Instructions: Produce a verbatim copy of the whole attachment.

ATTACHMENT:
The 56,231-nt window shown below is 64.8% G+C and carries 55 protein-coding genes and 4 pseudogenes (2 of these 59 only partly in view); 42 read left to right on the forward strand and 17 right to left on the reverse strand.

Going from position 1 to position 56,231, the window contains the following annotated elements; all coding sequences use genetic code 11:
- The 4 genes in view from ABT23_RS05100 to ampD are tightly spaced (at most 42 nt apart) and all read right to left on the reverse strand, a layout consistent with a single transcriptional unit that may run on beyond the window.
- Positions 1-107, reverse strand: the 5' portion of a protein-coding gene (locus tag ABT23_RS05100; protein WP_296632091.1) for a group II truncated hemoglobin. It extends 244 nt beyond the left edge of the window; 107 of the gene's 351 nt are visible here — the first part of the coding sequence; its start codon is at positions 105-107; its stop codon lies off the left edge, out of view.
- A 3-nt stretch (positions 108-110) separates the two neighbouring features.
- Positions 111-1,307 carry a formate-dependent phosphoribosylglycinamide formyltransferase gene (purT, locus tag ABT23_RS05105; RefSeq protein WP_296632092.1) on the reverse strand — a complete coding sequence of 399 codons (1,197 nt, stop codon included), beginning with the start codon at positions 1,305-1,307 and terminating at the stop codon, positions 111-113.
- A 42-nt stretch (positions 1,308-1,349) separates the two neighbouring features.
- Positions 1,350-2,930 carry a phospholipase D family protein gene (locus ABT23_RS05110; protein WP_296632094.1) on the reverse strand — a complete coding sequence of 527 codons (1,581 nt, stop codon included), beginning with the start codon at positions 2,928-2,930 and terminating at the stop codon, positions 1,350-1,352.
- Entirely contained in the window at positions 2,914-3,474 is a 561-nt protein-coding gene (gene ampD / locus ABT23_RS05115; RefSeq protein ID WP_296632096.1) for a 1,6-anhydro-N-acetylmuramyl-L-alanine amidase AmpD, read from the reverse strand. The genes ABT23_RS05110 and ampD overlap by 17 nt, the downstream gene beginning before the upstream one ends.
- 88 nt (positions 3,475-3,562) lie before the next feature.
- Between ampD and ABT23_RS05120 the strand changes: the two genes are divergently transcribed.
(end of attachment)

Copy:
The 56,231-nt window shown below is 64.8% G+C and carries 55 protein-coding genes and 4 pseudogenes (2 of these 59 only partly in view); 42 read left to right on the forward strand and 17 right to left on the reverse strand.

Going from position 1 to position 56,231, the window contains the following annotated elements; all coding sequences use genetic code 11:
- The 4 genes in view from ABT23_RS05100 to ampD are tightly spaced (at most 42 nt apart) and all read right to left on the reverse strand, a layout consistent with a single transcriptional unit that may run on beyond the window.
- Positions 1-107, reverse strand: the 5' portion of a protein-coding gene (locus tag ABT23_RS05100; protein WP_296632091.1) for a group II truncated hemoglobin. It extends 244 nt beyond the left edge of the window; 107 of the gene's 351 nt are visible here — the first part of the coding sequence; its start codon is at positions 105-107; its stop codon lies off the left edge, out of view.
- A 3-nt stretch (positions 108-110) separates the two neighbouring features.
- Positions 111-1,307 carry a formate-dependent phosphoribosylglycinamide formyltransferase gene (purT, locus tag ABT23_RS05105; RefSeq protein WP_296632092.1) on the reverse strand — a complete coding sequence of 399 codons (1,197 nt, stop codon included), beginning with the start codon at positions 1,305-1,307 and terminating at the stop codon, positions 111-113.
- A 42-nt stretch (positions 1,308-1,349) separates the two neighbouring features.
- Positions 1,350-2,930 carry a phospholipase D family protein gene (locus ABT23_RS05110; protein WP_296632094.1) on the reverse strand — a complete coding sequence of 527 codons (1,581 nt, stop codon included), beginning with the start codon at positions 2,928-2,930 and terminating at the stop codon, positions 1,350-1,352.
- Entirely contained in the window at positions 2,914-3,474 is a 561-nt protein-coding gene (gene ampD / locus ABT23_RS05115; RefSeq protein ID WP_296632096.1) for a 1,6-anhydro-N-acetylmuramyl-L-alanine amidase AmpD, read from the reverse strand. The genes ABT23_RS05110 and ampD overlap by 17 nt, the downstream gene beginning before the upstream one ends.
- 88 nt (positions 3,475-3,562) lie before the next feature.
- Between ampD and ABT23_RS05120 the strand changes: the two genes are divergently transcribed.